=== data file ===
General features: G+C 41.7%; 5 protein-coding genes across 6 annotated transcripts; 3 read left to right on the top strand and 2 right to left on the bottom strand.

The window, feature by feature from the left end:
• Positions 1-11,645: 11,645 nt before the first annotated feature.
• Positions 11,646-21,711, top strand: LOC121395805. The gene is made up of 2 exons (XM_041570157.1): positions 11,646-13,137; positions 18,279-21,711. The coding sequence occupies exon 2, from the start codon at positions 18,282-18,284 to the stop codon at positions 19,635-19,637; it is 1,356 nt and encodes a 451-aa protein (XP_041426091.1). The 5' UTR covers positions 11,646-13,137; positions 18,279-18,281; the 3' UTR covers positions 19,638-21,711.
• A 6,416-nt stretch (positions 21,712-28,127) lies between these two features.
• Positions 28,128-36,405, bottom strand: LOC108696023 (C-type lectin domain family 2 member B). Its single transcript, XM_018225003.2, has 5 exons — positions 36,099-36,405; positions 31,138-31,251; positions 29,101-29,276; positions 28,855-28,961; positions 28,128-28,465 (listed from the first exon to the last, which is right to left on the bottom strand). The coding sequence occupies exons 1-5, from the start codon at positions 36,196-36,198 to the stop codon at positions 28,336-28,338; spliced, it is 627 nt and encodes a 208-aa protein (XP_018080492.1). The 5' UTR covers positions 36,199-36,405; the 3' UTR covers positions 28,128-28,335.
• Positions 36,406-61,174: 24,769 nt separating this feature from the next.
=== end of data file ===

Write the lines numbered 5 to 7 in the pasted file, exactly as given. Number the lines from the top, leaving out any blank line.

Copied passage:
• A 6,416-nt stretch (positions 21,712-28,127) lies between these two features.
• Positions 28,128-36,405, bottom strand: LOC108696023 (C-type lectin domain family 2 member B). Its single transcript, XM_018225003.2, has 5 exons — positions 36,099-36,405; positions 31,138-31,251; positions 29,101-29,276; positions 28,855-28,961; positions 28,128-28,465 (listed from the first exon to the last, which is right to left on the bottom strand). The coding sequence occupies exons 1-5, from the start codon at positions 36,196-36,198 to the stop codon at positions 28,336-28,338; spliced, it is 627 nt and encodes a 208-aa protein (XP_018080492.1). The 5' UTR covers positions 36,199-36,405; the 3' UTR covers positions 28,128-28,335.
• Positions 36,406-61,174: 24,769 nt separating this feature from the next.